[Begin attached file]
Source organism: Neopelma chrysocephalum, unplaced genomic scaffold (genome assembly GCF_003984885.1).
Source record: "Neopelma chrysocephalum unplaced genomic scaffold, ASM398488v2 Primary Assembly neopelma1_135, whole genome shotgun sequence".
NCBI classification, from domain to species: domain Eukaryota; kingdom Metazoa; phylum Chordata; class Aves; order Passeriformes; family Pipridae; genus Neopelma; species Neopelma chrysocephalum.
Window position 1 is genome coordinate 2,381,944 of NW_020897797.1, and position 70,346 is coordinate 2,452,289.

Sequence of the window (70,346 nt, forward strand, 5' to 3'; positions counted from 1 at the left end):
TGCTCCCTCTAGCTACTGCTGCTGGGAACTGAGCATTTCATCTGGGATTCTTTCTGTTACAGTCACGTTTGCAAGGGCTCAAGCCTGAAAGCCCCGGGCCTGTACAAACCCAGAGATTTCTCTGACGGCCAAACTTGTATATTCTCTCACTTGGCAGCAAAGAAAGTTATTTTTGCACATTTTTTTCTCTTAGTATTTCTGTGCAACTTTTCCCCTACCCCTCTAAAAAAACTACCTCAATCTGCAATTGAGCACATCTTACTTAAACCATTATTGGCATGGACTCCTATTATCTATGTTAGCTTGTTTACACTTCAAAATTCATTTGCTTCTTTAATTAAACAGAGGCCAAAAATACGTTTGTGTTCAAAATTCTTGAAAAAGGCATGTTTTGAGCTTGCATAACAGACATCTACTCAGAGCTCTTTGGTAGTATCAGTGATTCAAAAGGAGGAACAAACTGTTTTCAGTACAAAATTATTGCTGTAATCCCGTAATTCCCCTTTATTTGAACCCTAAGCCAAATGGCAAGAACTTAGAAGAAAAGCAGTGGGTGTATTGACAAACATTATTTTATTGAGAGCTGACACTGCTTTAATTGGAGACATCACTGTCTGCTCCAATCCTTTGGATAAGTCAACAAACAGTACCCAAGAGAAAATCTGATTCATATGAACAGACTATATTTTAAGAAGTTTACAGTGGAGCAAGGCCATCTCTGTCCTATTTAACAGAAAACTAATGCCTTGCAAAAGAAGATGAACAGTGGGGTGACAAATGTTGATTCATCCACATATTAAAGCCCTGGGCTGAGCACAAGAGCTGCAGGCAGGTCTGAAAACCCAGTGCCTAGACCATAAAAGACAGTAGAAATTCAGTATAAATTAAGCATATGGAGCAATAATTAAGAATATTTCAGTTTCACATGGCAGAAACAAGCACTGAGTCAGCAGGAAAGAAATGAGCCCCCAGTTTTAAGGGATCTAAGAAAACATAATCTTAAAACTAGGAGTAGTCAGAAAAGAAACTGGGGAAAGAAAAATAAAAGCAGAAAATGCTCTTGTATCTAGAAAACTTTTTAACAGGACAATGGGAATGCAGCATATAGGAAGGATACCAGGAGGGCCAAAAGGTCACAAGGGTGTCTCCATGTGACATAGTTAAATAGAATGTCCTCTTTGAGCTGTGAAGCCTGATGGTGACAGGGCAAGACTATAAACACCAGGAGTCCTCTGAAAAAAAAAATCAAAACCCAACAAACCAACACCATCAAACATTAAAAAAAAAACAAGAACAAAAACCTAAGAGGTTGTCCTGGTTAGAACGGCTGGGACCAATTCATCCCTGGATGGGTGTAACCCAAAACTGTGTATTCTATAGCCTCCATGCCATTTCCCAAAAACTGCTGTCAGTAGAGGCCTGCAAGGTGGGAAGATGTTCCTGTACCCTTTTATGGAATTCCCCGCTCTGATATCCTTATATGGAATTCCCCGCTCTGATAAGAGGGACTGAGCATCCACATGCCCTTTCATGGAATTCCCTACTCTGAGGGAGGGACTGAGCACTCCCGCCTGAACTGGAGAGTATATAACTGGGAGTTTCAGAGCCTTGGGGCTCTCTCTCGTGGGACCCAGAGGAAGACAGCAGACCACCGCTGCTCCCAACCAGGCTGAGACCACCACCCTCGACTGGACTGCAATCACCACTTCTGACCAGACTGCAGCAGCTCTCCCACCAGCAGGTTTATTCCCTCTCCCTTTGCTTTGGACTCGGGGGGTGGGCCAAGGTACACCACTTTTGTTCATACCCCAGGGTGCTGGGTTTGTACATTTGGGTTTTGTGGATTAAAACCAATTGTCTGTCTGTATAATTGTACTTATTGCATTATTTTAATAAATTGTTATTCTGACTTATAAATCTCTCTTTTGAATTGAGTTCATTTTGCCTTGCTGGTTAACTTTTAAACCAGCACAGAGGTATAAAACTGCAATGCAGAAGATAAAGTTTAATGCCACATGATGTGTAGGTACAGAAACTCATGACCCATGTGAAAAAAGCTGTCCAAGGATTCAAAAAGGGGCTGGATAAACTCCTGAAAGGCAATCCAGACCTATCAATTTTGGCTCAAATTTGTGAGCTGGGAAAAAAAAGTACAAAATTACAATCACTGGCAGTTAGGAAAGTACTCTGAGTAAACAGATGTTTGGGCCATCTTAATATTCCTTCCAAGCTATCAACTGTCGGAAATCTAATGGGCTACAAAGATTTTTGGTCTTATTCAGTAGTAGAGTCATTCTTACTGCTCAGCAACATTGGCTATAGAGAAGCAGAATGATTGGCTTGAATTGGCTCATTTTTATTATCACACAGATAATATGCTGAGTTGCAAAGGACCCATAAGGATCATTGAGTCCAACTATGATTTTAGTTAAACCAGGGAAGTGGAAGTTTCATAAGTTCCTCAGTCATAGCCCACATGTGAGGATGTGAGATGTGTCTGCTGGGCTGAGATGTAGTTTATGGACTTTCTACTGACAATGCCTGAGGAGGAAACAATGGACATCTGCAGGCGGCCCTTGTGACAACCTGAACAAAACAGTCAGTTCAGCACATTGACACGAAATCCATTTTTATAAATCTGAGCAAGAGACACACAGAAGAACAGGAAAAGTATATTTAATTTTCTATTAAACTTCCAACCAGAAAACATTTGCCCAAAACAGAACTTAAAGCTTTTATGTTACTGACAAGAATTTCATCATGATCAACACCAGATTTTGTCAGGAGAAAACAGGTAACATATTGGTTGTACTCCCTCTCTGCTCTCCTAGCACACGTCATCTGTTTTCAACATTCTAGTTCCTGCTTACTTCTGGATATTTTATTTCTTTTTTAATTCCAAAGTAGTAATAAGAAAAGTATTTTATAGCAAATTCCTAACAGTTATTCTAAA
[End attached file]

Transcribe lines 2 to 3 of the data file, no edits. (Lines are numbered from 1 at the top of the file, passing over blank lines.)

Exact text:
Source record: "Neopelma chrysocephalum unplaced genomic scaffold, ASM398488v2 Primary Assembly neopelma1_135, whole genome shotgun sequence".
NCBI classification, from domain to species: domain Eukaryota; kingdom Metazoa; phylum Chordata; class Aves; order Passeriformes; family Pipridae; genus Neopelma; species Neopelma chrysocephalum.